Data Acquisition System

Monday, January 28, 2008

Data Acquisition - Product Reviews

Generally data acquisition means to acquire data. However, in computer terminology, data acquisition is defined as the process of uniting real world data to produce the data to be maneuvered by the computer system. The data is in the form of waveforms or signals. These signals are obtained using different instruments and devices. The data acquired can be stored on the computer using vendor supplied software and the control can be made with the use of programming languages like Basic, Pascal, FORTRAN, C etc.

Data acquisition systems, as the name suggests are products or systems used to gather data or information from certain source. The data acquisition systems are distinguished on following basis: serial communication, USB, parallel ports and plug-in boards.

Without going much in depth, below are the details of different data acquisition boards.

Signatec PDA1000: This is the data acquisition product made by Signatec. The PDA100 is a 64-bit data acquisition board compatible with PCI device equipments. The "Plug and Play" feature is standard in all PCI devices. The analog bandwidth of DC to 500 MHz and digitization rate of up to 1 MHz makes it remarkably unique in its class. The bus that it uses is a Signatec Auxiliary Bus (SAB). This bus can allow data of 500 MB to be transferred per second. Multiple PDA1000 boards can be connected to the same PDA1000 DAQ board in the master-slave configuration through an interconnect port. It has six selectable signals ranging from 200 million volts to a maximum of 3.2 volts.

OME-PCI-1002 series: This data acquisition board is made by Omega. It features 12 bits 110 KHz analog to digital converter PCI board. The PCI board provides 32 single ended or 16 differential inputs along with 16 digital input and 16 digital output channels. This PCI board series provide sampling rate of 110 KS/s. However, it may vary within the series depending on whether the channels are single or multiple. Unlike many other company boards, the omega OME-PCI-1002 comes with software development kit compatible with Windows 98/NT/2000/XP. This software development kit includes DLL files for high level programming languages and OCX files for Active X programming.

iOTech DaqBoard-3000 series: This is a multifunction data acquisition board embedded with four 1 MHz PCI boards. Unlike OME-PCI-1002 board, this board has 16 single-ended or 8 differential analog inputs with the option to expand them up to 64 single-ended or 32 differential analog inputs. DaqBoard-3000 series has 24 high-speed digital I/O lines. There are four 32 bit counter input channels with quadrature encoder capability. It supports multiple DMA channels and USB version of this board is also available in market.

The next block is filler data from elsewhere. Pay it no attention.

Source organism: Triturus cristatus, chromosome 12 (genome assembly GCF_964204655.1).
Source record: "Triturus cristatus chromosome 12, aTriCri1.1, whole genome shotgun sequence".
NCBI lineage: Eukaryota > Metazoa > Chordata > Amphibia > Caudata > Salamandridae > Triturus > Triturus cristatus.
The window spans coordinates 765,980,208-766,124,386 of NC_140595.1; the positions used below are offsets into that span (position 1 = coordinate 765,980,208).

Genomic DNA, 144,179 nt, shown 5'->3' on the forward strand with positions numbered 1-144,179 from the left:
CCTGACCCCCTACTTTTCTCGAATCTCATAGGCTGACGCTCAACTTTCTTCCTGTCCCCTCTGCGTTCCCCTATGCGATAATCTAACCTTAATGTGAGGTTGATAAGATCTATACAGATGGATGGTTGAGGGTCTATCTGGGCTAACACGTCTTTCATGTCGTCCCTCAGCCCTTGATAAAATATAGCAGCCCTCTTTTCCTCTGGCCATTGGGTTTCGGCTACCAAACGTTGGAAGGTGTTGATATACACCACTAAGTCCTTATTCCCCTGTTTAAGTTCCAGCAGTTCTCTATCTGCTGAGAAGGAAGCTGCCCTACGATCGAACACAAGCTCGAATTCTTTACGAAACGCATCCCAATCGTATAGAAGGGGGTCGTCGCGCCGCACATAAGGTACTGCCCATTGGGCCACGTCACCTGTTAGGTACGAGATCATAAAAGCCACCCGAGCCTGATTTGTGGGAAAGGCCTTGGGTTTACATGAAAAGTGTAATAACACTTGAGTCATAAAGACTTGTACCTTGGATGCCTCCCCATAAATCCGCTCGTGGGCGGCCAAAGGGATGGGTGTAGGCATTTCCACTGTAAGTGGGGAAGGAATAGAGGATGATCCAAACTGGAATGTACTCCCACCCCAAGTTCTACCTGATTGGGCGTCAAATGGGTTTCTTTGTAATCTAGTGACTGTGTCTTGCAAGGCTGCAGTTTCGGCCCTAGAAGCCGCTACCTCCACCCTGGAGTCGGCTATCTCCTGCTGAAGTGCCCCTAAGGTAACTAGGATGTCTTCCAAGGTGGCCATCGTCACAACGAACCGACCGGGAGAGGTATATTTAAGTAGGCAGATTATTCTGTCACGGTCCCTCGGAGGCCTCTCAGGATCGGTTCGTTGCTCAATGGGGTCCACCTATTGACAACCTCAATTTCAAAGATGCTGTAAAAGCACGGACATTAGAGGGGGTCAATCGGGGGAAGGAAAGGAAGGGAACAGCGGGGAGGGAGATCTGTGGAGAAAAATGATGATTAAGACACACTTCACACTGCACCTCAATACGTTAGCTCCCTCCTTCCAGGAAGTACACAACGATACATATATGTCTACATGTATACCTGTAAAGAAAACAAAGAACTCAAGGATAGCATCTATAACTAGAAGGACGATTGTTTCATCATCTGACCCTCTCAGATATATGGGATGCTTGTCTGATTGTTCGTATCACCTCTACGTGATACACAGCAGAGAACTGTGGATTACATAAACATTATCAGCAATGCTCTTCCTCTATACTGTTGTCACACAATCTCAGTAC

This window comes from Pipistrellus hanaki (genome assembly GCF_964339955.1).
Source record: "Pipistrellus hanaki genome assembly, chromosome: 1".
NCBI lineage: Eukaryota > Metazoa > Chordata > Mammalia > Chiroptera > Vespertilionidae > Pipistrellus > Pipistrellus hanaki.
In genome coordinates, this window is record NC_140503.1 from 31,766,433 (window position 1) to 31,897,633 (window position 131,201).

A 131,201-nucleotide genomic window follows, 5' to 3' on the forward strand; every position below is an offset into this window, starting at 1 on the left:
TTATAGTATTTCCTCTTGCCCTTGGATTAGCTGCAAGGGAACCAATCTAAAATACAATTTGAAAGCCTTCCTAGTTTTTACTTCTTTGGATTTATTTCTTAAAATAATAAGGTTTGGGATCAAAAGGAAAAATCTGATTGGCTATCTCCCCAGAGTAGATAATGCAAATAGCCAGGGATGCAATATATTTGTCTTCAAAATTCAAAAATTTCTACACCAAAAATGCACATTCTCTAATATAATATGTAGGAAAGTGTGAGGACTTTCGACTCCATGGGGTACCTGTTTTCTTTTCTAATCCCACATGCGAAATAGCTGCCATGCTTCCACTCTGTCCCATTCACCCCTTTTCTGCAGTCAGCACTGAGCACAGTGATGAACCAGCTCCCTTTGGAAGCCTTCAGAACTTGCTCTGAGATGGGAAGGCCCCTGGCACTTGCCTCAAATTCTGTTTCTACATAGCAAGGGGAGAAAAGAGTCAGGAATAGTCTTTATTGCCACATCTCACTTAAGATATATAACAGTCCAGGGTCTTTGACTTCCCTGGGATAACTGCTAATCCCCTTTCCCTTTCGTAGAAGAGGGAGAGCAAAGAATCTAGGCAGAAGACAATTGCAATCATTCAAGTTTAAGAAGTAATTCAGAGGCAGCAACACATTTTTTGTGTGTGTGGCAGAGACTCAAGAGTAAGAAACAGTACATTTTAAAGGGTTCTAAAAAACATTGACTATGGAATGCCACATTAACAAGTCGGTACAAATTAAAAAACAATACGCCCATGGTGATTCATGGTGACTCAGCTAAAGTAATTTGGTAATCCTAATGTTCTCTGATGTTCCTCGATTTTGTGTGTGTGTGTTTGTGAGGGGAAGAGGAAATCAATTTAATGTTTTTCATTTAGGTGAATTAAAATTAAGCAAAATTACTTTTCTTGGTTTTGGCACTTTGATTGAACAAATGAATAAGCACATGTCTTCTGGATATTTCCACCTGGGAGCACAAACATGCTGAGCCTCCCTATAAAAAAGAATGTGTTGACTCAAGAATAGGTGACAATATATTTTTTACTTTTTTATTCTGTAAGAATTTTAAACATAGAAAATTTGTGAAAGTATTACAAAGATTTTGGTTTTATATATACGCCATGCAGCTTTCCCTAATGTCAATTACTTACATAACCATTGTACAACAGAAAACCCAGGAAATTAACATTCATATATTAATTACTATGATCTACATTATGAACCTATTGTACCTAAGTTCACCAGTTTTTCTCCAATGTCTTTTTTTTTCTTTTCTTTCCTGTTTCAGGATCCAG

Advantech PCI-1670: This is a high performance PCI board with GBIB interface. PCI-1670 board works fully with IEEE 488.1 and 488.2 standards. It has full functionality with windows 95/98/NT/2000/XP and MS-DOS operating systems. The "Plug and Play" feature automatically assigns I/O address and provides powerful and easy to use configuration utility. It also has full support for drivers and libraries of C/C++, C++ Builder, Visual Basic and Labview.

Michael Russell

Your Independent guide to Data Acquisition

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Friday, January 25, 2008

Data Acquisition: Closed-Ended Questionnaire Response Format

Interviewer and coder bias are removed because the interviewer is simply checking a box, circling a category, recording a number, or punching a key. Reading response alternatives may jog a person's memory and provide a more realistic response. Also, because the option of expounding on a topic is not given to a respondent, there is no bias toward the articulate. Finally, the coding and data acquisition process is greatly simplified.

There is a difference between a pre-coded open-ended question and a close-ended question. An open-ended question allows the respondent to answer in a freewheeling format. The interviewer simply checks the points on the pre-recorded answers as they are given. Probing is used, but a list is never read. If an answer is given that is not pre-recorded, it is written verbatim in the 'other' column. In contrast, the closed-ended question requires alternatives to be read or shown to the respondent.

Traditionally, the data acquisition process has separated the two-item response option from the many-item type. A two-choice question is called dichotomous and the many-item type is often called multiple-choice or multi-chotomous. With the dichotomous closed-ended question, the response categories are sometimes implicit. For instance, how would you respond to the following question: "Did you buy gasoline for your automobile in the last week?" Obviously, the implicit options are "Yes" or "No", regardless of the fact that a respondent may say, "I rented a car last week and they filled it up for me. Does that count?" the questions would still be classified as dichotomous closed-ended.

The simplest form of data acquisition is a closed-ended question or dichotomous choice. They are easy to administer and usually evoke a rapid response. For example, limiting the responses to a simple "Yes" or "No", "Agree" or "Disagree" or "Greater than" or "Less than". Many times a neutral or " no opinion/don't know" option is added to dichotomous questions to take care of those situations. Sometimes the interviewer will jot down "DK" for "Don't know" or "NR" for "No response" if the neutral option is omitted from the data acquisition questionnaire.